The Department of Justice is reportedly scrutinizing Google’s plans to block third-party tracking cookies

in Chrome and stop targeting ads based on individual browsing history. According to Reuters

sources

, the agency is looking into whether the move to a more anonymized form

of ad targeting will harm smaller advertising networks.

Investigators have been asking ad industry executives about the shift, according to the report, including questions about how changes to the way Chrome handles cookies will impact the advertising and news sectors. They are seemingly curious as to whether Google is putting itself in a position to gather data about users while preventing other ad companies from doing so. Engadget has contacted Google for comment.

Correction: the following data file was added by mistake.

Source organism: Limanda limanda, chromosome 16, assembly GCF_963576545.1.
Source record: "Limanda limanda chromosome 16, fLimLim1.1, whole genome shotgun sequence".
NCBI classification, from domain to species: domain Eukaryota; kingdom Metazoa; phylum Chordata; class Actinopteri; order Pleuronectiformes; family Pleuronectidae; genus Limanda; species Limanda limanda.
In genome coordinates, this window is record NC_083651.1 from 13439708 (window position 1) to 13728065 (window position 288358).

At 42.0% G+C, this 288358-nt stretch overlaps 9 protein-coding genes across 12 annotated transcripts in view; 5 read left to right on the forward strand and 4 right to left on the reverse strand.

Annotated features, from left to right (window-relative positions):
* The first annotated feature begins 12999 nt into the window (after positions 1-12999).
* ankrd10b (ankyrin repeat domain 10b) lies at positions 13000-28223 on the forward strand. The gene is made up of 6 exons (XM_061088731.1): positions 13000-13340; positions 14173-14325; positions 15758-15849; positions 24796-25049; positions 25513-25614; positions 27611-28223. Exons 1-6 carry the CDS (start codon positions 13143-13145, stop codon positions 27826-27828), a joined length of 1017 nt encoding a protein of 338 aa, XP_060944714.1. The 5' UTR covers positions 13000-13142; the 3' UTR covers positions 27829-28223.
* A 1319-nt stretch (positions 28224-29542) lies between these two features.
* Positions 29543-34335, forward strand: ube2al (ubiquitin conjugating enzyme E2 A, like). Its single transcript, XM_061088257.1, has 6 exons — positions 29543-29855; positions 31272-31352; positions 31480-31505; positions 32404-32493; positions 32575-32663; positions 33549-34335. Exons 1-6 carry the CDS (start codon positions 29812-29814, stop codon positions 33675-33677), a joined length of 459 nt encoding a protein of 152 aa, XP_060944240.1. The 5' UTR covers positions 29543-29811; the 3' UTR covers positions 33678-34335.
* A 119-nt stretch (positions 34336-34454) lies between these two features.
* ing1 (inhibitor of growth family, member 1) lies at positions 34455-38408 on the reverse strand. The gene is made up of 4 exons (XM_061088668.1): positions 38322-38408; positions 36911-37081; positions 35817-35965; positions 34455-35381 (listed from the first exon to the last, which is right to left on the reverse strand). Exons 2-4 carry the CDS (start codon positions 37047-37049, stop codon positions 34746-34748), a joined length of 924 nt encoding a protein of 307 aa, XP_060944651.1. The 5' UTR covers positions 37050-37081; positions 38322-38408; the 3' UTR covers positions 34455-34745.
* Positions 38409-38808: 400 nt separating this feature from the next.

Although the line of inquiry may not lead to legal action, there’s a chance that the DoJ could join an antitrust lawsuit

from several states over Google’s plan to introduce a Privacy Sandbox

to Chrome. UK regulators are also investigating

Privacy Sandbox.

The Justice Department sued Google in October

, accusing the company of holding an unfair monopoly in search and ads related to search. The case is expected to go to trial in 2023

. A group of 38 attorneys general filed a separate antitrust suit

related to Google Search in December.